Luminare maius quondam elaboratissimis, Joannis Jacobi Manlii Alexandrini, commentario, & Nicolai Mutoni Mediolanensis appendicibus, locuples nunc vero etiam luculentissima; Jani Matthaei Durastantis Sanctoiustani expositione locupletius adeo redditum; Connexa praeterea sunt, tam Lumen apothecariorum, quam Thesaurus aromatariorum, cum dilucidissimis, illud Quirici Augusti, hic Pauli Suardi; commentariolis. His demum accessere et copiosissimi quatuor indices, primus ac secundus, in Luminare, tertius in Lumen, ultimus in Thesaurum [...].
Folio. (36), 172, (10), 173-213, (1 blank) ff. Only preserving the front board in contemporary sheepskin parchment.
First edition to be edited by Durastante, with commentary by Nicolai Mutoni, of three important late 15th-century treatises on pharmacology and medical botany. The first work, Luminare maius by Giovanni Giacomo Manlio di Bosco (fl. 1490-post 1500), is a commentary on ancient Arabic and Greek pharmacological works, especially the Arabic treatises of Yuhanna Ibn Masawayh known in the West as Mesue the elder (ca. 777-857). It gives instructions for preparing numerous medicines, indicating the quantities of the ingredients and describing each ingredient. The second work, Lumen apothecariorum by Quirico de Augustis de Tortona of Milan (fl. 1486-97), complements it with descriptions of hundreds of medicinal preparations, including many oils and syrups. The third work, Thesaurus aromatariorum by Paulus de Suardis (fl. 1479-81), gives recipes for about 500 aromatic medicines, oils, syrups, etc. The three together formed what was probably the most extensive pharmacological encyclopaedia of its day.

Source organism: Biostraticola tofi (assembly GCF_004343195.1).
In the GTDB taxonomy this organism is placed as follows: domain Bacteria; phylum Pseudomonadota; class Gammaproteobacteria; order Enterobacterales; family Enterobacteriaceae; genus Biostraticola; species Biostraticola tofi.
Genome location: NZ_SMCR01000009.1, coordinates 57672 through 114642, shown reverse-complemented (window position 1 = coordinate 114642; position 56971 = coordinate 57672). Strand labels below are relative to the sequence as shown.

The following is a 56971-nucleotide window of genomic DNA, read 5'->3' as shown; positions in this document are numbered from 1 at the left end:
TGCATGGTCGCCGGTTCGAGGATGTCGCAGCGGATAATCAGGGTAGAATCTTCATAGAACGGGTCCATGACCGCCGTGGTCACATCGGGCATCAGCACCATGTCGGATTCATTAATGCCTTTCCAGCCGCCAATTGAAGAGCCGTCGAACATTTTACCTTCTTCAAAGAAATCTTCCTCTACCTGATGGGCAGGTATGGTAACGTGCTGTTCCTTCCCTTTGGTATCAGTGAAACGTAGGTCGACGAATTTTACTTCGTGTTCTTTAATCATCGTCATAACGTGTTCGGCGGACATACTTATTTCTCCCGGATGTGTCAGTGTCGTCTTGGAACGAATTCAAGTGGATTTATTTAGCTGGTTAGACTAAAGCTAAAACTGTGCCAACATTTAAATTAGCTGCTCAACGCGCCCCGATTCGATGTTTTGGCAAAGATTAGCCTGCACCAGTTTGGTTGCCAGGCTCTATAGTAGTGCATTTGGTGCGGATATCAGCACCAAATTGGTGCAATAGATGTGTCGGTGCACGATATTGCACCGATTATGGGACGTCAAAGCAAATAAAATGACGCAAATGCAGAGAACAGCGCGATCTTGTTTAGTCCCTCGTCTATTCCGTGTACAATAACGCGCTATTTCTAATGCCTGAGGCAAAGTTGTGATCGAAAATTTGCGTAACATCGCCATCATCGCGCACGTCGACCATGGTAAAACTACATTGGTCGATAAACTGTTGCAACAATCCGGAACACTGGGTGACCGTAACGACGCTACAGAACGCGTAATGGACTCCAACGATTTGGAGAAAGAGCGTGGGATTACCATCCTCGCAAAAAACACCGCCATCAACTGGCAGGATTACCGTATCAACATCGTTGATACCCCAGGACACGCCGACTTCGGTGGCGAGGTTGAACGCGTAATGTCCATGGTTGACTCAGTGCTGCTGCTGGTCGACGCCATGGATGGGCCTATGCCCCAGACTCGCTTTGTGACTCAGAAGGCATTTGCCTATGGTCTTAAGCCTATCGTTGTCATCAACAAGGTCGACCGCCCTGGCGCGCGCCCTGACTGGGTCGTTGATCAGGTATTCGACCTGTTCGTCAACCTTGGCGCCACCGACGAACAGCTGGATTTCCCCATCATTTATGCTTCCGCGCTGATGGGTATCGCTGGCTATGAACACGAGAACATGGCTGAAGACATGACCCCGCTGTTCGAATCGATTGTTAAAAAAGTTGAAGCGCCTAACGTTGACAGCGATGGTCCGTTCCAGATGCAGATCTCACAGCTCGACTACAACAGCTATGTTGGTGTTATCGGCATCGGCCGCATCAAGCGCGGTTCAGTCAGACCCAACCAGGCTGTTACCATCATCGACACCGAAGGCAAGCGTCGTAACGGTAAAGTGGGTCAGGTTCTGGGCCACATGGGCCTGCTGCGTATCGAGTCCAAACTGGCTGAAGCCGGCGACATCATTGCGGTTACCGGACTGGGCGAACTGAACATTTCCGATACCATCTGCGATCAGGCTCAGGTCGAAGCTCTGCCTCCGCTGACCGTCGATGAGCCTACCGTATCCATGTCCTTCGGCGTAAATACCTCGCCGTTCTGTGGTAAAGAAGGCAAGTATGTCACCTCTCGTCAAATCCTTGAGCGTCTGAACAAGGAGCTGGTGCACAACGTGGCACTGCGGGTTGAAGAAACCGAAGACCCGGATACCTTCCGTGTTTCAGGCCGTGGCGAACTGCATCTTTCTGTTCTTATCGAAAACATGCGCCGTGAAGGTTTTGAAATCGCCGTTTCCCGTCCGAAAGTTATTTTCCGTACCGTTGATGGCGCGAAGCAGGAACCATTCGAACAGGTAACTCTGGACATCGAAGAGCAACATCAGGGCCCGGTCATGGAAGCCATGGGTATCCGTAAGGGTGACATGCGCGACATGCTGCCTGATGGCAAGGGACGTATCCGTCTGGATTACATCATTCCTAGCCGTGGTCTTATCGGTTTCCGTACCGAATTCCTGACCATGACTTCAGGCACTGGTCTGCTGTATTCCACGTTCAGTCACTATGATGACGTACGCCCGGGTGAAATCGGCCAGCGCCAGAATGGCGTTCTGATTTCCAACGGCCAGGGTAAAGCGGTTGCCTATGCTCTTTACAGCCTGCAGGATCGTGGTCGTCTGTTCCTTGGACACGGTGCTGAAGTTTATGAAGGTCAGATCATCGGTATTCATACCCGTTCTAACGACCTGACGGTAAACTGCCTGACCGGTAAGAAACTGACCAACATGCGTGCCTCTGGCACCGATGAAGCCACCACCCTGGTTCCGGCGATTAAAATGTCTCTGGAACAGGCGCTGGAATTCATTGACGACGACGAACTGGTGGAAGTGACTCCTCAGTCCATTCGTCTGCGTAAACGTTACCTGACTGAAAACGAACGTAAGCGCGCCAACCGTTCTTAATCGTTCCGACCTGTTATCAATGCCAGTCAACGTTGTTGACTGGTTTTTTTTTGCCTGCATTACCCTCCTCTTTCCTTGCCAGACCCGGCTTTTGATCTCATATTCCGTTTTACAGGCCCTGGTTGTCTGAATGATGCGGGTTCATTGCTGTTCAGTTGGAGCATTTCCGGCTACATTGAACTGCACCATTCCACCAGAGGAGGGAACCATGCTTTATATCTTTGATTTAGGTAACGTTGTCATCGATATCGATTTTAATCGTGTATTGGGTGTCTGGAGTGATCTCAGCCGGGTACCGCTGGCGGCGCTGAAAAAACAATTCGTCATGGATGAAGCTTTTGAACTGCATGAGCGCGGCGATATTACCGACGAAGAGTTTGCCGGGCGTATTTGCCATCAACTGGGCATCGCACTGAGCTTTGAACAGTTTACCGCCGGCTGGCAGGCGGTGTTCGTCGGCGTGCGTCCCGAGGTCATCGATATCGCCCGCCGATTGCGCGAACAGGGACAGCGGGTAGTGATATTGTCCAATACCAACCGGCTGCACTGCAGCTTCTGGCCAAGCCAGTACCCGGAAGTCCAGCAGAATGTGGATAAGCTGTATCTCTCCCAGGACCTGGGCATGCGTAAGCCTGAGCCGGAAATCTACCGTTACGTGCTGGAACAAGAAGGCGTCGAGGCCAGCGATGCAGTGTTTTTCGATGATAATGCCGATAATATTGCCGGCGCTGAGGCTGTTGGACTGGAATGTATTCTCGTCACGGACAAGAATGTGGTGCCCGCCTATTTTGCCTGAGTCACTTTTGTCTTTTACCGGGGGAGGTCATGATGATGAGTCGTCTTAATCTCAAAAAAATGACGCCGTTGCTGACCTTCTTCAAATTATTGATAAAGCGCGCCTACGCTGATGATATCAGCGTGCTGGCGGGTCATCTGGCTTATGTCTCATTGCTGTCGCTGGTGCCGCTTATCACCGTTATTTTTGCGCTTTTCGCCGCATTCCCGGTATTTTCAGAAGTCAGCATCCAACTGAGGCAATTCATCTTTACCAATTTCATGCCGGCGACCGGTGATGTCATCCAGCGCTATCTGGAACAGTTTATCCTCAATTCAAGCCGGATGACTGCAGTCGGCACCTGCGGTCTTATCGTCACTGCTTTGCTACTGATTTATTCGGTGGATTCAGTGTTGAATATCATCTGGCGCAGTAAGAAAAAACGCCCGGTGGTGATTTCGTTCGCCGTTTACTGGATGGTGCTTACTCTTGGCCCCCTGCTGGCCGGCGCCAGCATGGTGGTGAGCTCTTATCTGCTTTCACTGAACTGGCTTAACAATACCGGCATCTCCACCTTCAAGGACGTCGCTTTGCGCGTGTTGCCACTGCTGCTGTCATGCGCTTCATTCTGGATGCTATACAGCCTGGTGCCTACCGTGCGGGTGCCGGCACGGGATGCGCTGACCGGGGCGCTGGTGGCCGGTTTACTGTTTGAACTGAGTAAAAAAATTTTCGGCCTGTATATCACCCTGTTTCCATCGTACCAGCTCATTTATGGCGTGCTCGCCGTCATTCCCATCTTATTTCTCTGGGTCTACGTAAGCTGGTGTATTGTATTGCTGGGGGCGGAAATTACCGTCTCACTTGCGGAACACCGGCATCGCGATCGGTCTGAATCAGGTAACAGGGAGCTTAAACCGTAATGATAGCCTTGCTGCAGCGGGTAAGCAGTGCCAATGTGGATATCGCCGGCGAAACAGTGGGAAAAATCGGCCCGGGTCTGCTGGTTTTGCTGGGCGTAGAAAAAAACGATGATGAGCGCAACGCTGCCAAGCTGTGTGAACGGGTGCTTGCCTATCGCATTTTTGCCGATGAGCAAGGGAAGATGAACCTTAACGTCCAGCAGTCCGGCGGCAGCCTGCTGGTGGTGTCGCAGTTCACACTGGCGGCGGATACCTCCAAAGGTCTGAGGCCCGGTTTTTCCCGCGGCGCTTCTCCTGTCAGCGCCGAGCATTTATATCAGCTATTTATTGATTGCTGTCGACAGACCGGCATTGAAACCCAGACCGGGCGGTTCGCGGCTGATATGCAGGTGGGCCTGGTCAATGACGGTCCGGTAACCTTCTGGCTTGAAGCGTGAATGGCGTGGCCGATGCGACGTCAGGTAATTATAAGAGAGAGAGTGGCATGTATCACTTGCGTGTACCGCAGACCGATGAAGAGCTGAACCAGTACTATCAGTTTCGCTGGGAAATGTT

Title-page slightly browned, with some wormholing, a few leaves with some minor water stains, the last quire nearly detached and only preserving the front board, but most of the text still good.
Durling 2943. ICCU 005328. USTC 840129.